Ok, I admit it. I was a woman 58 years old and going nowhere. Going nowhere fast, in my estimation, because I’d already lived over half my life. I’d lived long enough for a number of things to go awry. One panicky morning I sat up in bed, shoved the cat over and said:
“Yikes! I need to make some changes! In twenty years, I just may be dead!”
I wasn’t sure what those changes would be, at the time. Oh, let me see…….I was a single woman, living in my son’s house on Hawkins Creek. I was employed at a job with a very low ceiling. In fact, like an overgrown house plant, I had reached the ceiling and was about to tip over. My clothing was a bit dowdy, my hairstyle, dated. But who cared? My workplace required uniforms. Men, when they had nothing better to do, looked right through me.
So what do you think?
Bingo! You’ve already figured out the obvious!
But I hadn’t. Anyway, it’s easier to leave serious changes for someday, right? Besides, I was very busy most of the time. I spent a week out of every month staying with my elderly mother out of state, and then making up for reducing my nursing hours to part time by working a small business of my own. My son was handicapped, his wife, over-worked. I had two grandchildren deserving of attention. I was too busy to worry about my appearance, my health………or my probable descent into poverty….someday.
But, doesn’t everyone live this way? Don’t we all just live for a couple of paltry weekend days to ourselves, utilizing most of that time to clean house? Don’t we all work every other weekend and feel privileged to do so? And don’t we all have that little, niggling thought:
What will happen to me when I can’t work anymore……and run out of the money I wasn’t able to save?
Like many women I’d juggled my way out of a crummy marriage – too late – and wasted valuable time just feeling relieved. Feeling relieved meant having a job, food and a roof over my head. Whew!
But when I would stop for a breather, I knew I wanted to live another kind of a life.
We don’t stumble accidentally into an amazing life. It takes decision, a commitment to consistently work on ourselves. Henri Junttila.
I had an immediate load of excuses on that one, and, you know, they were pretty valid. One was the time factor. I didn’t have time to ‘work on myself’, whatever that meant.
I was already ‘committed’ to all kinds of stuff.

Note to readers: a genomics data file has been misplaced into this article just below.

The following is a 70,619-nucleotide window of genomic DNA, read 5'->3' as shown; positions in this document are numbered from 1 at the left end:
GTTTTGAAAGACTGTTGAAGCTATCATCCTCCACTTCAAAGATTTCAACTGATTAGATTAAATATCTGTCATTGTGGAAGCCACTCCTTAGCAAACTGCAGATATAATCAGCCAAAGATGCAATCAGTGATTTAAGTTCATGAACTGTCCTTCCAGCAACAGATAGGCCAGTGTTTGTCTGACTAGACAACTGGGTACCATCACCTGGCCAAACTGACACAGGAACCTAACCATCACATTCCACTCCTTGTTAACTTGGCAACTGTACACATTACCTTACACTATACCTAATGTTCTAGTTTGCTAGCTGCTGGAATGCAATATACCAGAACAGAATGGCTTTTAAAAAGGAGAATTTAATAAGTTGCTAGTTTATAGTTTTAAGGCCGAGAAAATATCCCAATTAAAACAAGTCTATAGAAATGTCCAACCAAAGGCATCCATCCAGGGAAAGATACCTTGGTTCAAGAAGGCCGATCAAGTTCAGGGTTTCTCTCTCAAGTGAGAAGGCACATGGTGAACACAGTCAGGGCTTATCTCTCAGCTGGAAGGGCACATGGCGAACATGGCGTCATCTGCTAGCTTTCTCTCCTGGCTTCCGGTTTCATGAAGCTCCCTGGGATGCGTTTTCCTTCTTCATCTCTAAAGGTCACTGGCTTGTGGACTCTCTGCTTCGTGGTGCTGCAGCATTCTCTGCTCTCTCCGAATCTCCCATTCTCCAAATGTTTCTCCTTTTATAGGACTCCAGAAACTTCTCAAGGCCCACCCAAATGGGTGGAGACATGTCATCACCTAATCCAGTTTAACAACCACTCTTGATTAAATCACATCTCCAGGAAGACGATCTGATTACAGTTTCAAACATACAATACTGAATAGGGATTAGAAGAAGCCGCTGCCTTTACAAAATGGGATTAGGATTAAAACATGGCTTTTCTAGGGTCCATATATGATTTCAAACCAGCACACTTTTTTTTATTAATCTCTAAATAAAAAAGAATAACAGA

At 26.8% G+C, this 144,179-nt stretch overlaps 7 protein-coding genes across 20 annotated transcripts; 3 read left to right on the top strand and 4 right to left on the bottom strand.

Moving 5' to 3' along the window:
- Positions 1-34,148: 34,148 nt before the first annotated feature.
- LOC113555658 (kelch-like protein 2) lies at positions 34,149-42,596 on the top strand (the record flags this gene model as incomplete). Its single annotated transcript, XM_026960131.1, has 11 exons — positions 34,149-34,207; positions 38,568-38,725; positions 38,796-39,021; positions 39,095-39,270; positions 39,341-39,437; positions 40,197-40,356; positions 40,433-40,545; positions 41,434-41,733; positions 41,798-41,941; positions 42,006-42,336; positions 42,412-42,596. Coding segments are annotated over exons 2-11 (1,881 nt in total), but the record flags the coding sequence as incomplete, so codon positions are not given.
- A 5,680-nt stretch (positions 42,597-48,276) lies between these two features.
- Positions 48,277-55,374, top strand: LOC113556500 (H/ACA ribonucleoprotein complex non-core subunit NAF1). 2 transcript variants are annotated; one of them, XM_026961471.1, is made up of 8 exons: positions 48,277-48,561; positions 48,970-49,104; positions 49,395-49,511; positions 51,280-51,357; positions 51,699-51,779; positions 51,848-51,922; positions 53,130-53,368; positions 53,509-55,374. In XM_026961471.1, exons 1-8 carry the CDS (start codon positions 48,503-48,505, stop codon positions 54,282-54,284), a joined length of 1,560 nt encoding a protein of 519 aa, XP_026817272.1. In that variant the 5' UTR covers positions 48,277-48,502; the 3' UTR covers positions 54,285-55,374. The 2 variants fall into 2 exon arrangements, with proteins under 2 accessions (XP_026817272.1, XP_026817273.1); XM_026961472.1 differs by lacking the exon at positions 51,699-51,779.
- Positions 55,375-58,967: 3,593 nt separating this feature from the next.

The invalid side was, I was really scared to start something radically new. That seemed the most valid excuse of all at the time!
I wanted to change, but the uncomfortable was a lot more comfortable than the unknown. Does that resonate? That’s a survival tactic of its own. Just….hunker down and wait. The trouble was, I’d already waited 5 years as a single woman for serendipitous improvements in my life cycle.
My embarrassing admission: Hadn’t I waited for 30 years for my marriage to become wonderful? I finally got out of there with the clothes on my back and no further plans but food and shelter, which worked. Why did I have to make a decision now that might compromise the little security I had?
Yet, my present condition was overwhelming. At times, I felt I controlled very little about my life. My abusive past marriage should have provided me with some insight here!
Enduring abuse means handing over control to someone else. I had eventually removed my presence from that opportunity. But, had I ever really gained control over my life?
I had brief flashes of insight upon this in the past, just in case you are wondering, and gave up, shoved the whole mess under the bed.
But, speaking of that, at the time I shoved my insights under the bed with the dust balls, I did have a housekeeping business that was pretty successful. And within that sphere I began to see some lessons for me………..
I didn’t clean the whole house at once. That would be impossible. Logically, I cleaned one room at a time.
I began to wonder if I could take my fears apart and face them one at a time………I began to think about managing what went on, not in a room, but in my own head.